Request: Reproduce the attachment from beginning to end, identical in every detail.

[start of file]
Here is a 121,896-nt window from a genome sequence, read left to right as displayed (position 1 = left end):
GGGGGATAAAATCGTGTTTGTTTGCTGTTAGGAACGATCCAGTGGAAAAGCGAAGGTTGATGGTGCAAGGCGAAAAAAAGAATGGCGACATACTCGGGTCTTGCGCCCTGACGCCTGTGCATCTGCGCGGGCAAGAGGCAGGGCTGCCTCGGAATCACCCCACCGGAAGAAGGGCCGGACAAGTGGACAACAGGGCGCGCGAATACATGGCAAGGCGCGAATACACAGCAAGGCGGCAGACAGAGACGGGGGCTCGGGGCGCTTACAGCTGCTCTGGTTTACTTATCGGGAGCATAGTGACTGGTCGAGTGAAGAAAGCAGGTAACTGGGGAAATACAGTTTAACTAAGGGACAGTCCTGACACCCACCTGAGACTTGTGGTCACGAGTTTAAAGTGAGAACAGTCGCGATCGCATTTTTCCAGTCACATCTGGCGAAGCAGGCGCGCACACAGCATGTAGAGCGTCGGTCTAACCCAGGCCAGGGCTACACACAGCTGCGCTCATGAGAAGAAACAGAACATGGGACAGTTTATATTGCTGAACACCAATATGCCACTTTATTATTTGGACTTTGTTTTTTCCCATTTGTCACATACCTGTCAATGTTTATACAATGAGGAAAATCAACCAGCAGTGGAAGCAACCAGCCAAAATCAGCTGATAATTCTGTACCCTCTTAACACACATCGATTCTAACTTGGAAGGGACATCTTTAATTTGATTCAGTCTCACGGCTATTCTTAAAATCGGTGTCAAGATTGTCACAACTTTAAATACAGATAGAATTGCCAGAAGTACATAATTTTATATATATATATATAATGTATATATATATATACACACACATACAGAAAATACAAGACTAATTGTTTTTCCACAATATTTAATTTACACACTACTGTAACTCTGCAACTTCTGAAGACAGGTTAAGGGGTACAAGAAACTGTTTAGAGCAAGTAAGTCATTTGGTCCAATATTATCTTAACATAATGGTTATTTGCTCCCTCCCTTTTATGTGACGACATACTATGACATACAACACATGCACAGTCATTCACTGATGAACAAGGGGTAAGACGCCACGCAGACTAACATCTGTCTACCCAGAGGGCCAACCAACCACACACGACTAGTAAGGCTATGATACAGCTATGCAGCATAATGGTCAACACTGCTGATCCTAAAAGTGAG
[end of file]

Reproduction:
Here is a 121,896-nt window from a genome sequence, read left to right as displayed (position 1 = left end):
GGGGGATAAAATCGTGTTTGTTTGCTGTTAGGAACGATCCAGTGGAAAAGCGAAGGTTGATGGTGCAAGGCGAAAAAAAGAATGGCGACATACTCGGGTCTTGCGCCCTGACGCCTGTGCATCTGCGCGGGCAAGAGGCAGGGCTGCCTCGGAATCACCCCACCGGAAGAAGGGCCGGACAAGTGGACAACAGGGCGCGCGAATACATGGCAAGGCGCGAATACACAGCAAGGCGGCAGACAGAGACGGGGGCTCGGGGCGCTTACAGCTGCTCTGGTTTACTTATCGGGAGCATAGTGACTGGTCGAGTGAAGAAAGCAGGTAACTGGGGAAATACAGTTTAACTAAGGGACAGTCCTGACACCCACCTGAGACTTGTGGTCACGAGTTTAAAGTGAGAACAGTCGCGATCGCATTTTTCCAGTCACATCTGGCGAAGCAGGCGCGCACACAGCATGTAGAGCGTCGGTCTAACCCAGGCCAGGGCTACACACAGCTGCGCTCATGAGAAGAAACAGAACATGGGACAGTTTATATTGCTGAACACCAATATGCCACTTTATTATTTGGACTTTGTTTTTTCCCATTTGTCACATACCTGTCAATGTTTATACAATGAGGAAAATCAACCAGCAGTGGAAGCAACCAGCCAAAATCAGCTGATAATTCTGTACCCTCTTAACACACATCGATTCTAACTTGGAAGGGACATCTTTAATTTGATTCAGTCTCACGGCTATTCTTAAAATCGGTGTCAAGATTGTCACAACTTTAAATACAGATAGAATTGCCAGAAGTACATAATTTTATATATATATATATAATGTATATATATATATACACACACATACAGAAAATACAAGACTAATTGTTTTTCCACAATATTTAATTTACACACTACTGTAACTCTGCAACTTCTGAAGACAGGTTAAGGGGTACAAGAAACTGTTTAGAGCAAGTAAGTCATTTGGTCCAATATTATCTTAACATAATGGTTATTTGCTCCCTCCCTTTTATGTGACGACATACTATGACATACAACACATGCACAGTCATTCACTGATGAACAAGGGGTAAGACGCCACGCAGACTAACATCTGTCTACCCAGAGGGCCAACCAACCACACACGACTAGTAAGGCTATGATACAGCTATGCAGCATAATGGTCAACACTGCTGATCCTAAAAGTGAG